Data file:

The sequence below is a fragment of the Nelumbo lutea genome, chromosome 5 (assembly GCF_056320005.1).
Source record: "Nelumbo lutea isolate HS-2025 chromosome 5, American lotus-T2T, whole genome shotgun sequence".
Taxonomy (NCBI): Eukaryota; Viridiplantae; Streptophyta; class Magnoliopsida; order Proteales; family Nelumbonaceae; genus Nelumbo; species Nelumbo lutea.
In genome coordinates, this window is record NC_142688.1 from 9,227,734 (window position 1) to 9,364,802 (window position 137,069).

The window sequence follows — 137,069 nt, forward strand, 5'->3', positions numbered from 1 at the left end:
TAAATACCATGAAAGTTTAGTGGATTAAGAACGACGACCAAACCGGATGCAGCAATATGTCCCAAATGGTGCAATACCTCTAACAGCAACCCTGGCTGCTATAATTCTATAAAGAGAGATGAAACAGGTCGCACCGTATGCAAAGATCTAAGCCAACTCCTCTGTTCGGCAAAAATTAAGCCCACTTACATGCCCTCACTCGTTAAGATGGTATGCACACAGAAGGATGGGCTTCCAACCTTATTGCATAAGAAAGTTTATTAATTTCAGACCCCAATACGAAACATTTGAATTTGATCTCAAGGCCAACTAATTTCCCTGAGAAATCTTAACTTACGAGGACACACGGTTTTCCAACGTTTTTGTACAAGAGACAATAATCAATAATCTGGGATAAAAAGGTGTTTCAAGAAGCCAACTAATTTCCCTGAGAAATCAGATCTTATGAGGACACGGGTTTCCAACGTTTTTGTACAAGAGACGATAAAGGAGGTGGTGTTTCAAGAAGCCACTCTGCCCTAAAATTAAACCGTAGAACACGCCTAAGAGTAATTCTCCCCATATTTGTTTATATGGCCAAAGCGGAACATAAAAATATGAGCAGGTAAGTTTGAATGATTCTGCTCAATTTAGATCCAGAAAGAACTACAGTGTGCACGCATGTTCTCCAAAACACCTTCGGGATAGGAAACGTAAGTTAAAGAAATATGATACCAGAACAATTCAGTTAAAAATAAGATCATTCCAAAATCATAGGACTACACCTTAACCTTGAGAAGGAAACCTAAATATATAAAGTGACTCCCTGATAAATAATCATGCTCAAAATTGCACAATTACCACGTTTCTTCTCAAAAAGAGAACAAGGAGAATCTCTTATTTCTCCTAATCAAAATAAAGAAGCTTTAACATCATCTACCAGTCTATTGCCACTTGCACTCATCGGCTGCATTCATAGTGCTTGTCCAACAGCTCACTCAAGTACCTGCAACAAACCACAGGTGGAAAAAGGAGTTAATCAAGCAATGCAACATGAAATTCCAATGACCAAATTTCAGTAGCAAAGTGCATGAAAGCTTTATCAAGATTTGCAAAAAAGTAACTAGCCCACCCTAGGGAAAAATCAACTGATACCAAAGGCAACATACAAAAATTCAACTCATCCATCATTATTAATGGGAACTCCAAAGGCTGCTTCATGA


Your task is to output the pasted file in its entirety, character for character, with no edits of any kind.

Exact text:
The sequence below is a fragment of the Nelumbo lutea genome, chromosome 5 (assembly GCF_056320005.1).
Source record: "Nelumbo lutea isolate HS-2025 chromosome 5, American lotus-T2T, whole genome shotgun sequence".
Taxonomy (NCBI): Eukaryota; Viridiplantae; Streptophyta; class Magnoliopsida; order Proteales; family Nelumbonaceae; genus Nelumbo; species Nelumbo lutea.
In genome coordinates, this window is record NC_142688.1 from 9,227,734 (window position 1) to 9,364,802 (window position 137,069).

The window sequence follows — 137,069 nt, forward strand, 5'->3', positions numbered from 1 at the left end:
TAAATACCATGAAAGTTTAGTGGATTAAGAACGACGACCAAACCGGATGCAGCAATATGTCCCAAATGGTGCAATACCTCTAACAGCAACCCTGGCTGCTATAATTCTATAAAGAGAGATGAAACAGGTCGCACCGTATGCAAAGATCTAAGCCAACTCCTCTGTTCGGCAAAAATTAAGCCCACTTACATGCCCTCACTCGTTAAGATGGTATGCACACAGAAGGATGGGCTTCCAACCTTATTGCATAAGAAAGTTTATTAATTTCAGACCCCAATACGAAACATTTGAATTTGATCTCAAGGCCAACTAATTTCCCTGAGAAATCTTAACTTACGAGGACACACGGTTTTCCAACGTTTTTGTACAAGAGACAATAATCAATAATCTGGGATAAAAAGGTGTTTCAAGAAGCCAACTAATTTCCCTGAGAAATCAGATCTTATGAGGACACGGGTTTCCAACGTTTTTGTACAAGAGACGATAAAGGAGGTGGTGTTTCAAGAAGCCACTCTGCCCTAAAATTAAACCGTAGAACACGCCTAAGAGTAATTCTCCCCATATTTGTTTATATGGCCAAAGCGGAACATAAAAATATGAGCAGGTAAGTTTGAATGATTCTGCTCAATTTAGATCCAGAAAGAACTACAGTGTGCACGCATGTTCTCCAAAACACCTTCGGGATAGGAAACGTAAGTTAAAGAAATATGATACCAGAACAATTCAGTTAAAAATAAGATCATTCCAAAATCATAGGACTACACCTTAACCTTGAGAAGGAAACCTAAATATATAAAGTGACTCCCTGATAAATAATCATGCTCAAAATTGCACAATTACCACGTTTCTTCTCAAAAAGAGAACAAGGAGAATCTCTTATTTCTCCTAATCAAAATAAAGAAGCTTTAACATCATCTACCAGTCTATTGCCACTTGCACTCATCGGCTGCATTCATAGTGCTTGTCCAACAGCTCACTCAAGTACCTGCAACAAACCACAGGTGGAAAAAGGAGTTAATCAAGCAATGCAACATGAAATTCCAATGACCAAATTTCAGTAGCAAAGTGCATGAAAGCTTTATCAAGATTTGCAAAAAAGTAACTAGCCCACCCTAGGGAAAAATCAACTGATACCAAAGGCAACATACAAAAATTCAACTCATCCATCATTATTAATGGGAACTCCAAAGGCTGCTTCATGA